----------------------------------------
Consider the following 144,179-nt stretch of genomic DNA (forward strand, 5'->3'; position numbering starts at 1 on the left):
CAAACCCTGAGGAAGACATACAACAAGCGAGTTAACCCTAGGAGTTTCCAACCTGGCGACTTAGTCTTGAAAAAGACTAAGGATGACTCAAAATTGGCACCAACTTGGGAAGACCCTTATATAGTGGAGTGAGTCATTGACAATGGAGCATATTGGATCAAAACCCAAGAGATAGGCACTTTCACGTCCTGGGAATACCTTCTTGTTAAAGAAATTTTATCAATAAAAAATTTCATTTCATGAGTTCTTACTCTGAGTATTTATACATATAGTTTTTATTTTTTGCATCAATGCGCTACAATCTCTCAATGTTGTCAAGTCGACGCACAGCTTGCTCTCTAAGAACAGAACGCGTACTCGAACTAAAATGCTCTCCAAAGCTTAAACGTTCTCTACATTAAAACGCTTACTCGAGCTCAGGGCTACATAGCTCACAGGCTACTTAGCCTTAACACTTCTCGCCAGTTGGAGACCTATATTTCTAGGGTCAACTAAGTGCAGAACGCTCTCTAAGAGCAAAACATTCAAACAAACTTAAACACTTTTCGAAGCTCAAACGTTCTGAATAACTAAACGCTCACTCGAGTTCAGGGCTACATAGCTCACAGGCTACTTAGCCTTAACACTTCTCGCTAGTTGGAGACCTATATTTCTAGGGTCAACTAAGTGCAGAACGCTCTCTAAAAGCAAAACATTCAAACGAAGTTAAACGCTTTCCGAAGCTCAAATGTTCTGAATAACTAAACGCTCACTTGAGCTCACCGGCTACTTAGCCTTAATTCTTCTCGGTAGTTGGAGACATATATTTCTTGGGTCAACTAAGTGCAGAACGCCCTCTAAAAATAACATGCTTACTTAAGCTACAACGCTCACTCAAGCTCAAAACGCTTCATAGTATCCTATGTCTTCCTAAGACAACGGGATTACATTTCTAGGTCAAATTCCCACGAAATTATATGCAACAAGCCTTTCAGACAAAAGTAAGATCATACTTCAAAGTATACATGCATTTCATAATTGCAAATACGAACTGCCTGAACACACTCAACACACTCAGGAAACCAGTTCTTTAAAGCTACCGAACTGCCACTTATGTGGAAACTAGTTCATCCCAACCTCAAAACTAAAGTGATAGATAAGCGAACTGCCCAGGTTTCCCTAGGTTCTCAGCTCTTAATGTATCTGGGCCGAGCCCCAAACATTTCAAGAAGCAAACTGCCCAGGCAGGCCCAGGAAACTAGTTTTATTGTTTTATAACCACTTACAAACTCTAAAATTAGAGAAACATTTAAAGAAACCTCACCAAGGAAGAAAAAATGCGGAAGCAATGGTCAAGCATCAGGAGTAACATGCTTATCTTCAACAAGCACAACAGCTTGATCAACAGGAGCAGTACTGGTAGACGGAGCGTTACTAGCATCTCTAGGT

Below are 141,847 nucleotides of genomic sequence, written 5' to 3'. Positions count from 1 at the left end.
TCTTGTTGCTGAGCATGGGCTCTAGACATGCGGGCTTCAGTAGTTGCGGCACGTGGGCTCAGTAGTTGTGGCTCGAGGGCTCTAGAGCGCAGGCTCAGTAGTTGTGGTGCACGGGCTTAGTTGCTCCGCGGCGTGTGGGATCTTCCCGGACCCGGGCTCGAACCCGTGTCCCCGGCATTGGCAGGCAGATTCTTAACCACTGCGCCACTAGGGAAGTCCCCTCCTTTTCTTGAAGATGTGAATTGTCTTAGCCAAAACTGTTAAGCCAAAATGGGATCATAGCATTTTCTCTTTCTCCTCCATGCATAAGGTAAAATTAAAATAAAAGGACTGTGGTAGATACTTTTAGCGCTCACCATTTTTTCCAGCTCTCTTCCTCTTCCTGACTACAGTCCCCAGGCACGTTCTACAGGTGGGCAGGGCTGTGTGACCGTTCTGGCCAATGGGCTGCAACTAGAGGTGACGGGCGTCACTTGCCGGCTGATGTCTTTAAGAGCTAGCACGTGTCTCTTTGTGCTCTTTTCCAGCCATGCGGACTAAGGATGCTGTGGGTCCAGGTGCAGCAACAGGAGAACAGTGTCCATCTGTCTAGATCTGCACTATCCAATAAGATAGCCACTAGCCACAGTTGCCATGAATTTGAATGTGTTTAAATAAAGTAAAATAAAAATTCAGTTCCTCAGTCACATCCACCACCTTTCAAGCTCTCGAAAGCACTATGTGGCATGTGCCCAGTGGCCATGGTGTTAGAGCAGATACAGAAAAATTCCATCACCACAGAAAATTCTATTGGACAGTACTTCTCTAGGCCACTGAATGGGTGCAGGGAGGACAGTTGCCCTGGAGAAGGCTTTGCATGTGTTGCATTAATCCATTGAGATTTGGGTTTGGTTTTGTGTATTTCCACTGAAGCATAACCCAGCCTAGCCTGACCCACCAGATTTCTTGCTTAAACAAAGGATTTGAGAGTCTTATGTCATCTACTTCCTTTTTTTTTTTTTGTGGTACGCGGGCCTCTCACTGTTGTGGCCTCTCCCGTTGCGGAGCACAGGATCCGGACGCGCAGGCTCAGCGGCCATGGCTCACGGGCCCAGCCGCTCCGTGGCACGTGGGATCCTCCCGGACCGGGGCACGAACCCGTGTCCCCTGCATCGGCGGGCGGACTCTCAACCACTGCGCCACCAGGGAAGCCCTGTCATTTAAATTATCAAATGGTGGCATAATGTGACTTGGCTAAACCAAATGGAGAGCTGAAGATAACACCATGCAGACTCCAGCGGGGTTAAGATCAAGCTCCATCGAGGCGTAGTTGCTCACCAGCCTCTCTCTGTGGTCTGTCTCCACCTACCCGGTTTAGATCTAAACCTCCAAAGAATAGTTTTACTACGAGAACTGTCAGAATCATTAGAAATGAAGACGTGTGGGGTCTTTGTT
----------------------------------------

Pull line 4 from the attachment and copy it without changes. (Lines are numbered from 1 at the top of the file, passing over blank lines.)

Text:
TCTTGTTGCTGAGCATGGGCTCTAGACATGCGGGCTTCAGTAGTTGCGGCACGTGGGCTCAGTAGTTGTGGCTCGAGGGCTCTAGAGCGCAGGCTCAGTAGTTGTGGTGCACGGGCTTAGTTGCTCCGCGGCGTGTGGGATCTTCCCGGACCCGGGCTCGAACCCGTGTCCCCGGCATTGGCAGGCAGATTCTTAACCACTGCGCCACTAGGGAAGTCCCCTCCTTTTCTTGAAGATGTGAATTGTCTTAGCCAAAACTGTTAAGCCAAAATGGGATCATAGCATTTTCTCTTTCTCCTCCATGCATAAGGTAAAATTAAAATAAAAGGACTGTGGTAGATACTTTTAGCGCTCACCATTTTTTCCAGCTCTCTTCCTCTTCCTGACTACAGTCCCCAGGCACGTTCTACAGGTGGGCAGGGCTGTGTGACCGTTCTGGCCAATGGGCTGCAACTAGAGGTGACGGGCGTCACTTGCCGGCTGATGTCTTTAAGAGCTAGCACGTGTCTCTTTGTGCTCTTTTCCAGCCATGCGGACTAAGGATGCTGTGGGTCCAGGTGCAGCAACAGGAGAACAGTGTCCATCTGTCTAGATCTGCACTATCCAATAAGATAGCCACTAGCCACAGTTGCCATGAATTTGAATGTGTTTAAATAAAGTAAAATAAAAATTCAGTTCCTCAGTCACATCCACCACCTTTCAAGCTCTCGAAAGCACTATGTGGCATGTGCCCAGTGGCCATGGTGTTAGAGCAGATACAGAAAAATTCCATCACCACAGAAAATTCTATTGGACAGTACTTCTCTAGGCCACTGAATGGGTGCAGGGAGGACAGTTGCCCTGGAGAAGGCTTTGCATGTGTTGCATTAATCCATTGAGATTTGGGTTTGGTTTTGTGTATTTCCACTGAAGCATAACCCAGCCTAGCCTGACCCACCAGATTTCTTGCTTAAACAAAGGATTTGAGAGTCTTATGTCATCTACTTCCTTTTTTTTTTTTTGTGGTACGCGGGCCTCTCACTGTTGTGGCCTCTCCCGTTGCGGAGCACAGGATCCGGACGCGCAGGCTCAGCGGCCATGGCTCACGGGCCCAGCCGCTCCGTGGCACGTGGGATCCTCCCGGACCGGGGCACGAACCCGTGTCCCCTGCATCGGCGGGCGGACTCTCAACCACTGCGCCACCAGGGAAGCCCTGTCATTTAAATTATCAAATGGTGGCATAATGTGACTTGGCTAAACCAAATGGAGAGCTGAAGATAACACCATGCAGACTCCAGCGGGGTTAAGATCAAGCTCCATCGAGGCGTAGTTGCTCACCAGCCTCTCTCTGTGGTCTGTCTCCACCTACCCGGTTTAGATCTAAACCTCCAAAGAATAGTTTTACTACGAGAACTGTCAGAATCATTAGAAATGAAGACGTGTGGGGTCTTTGTT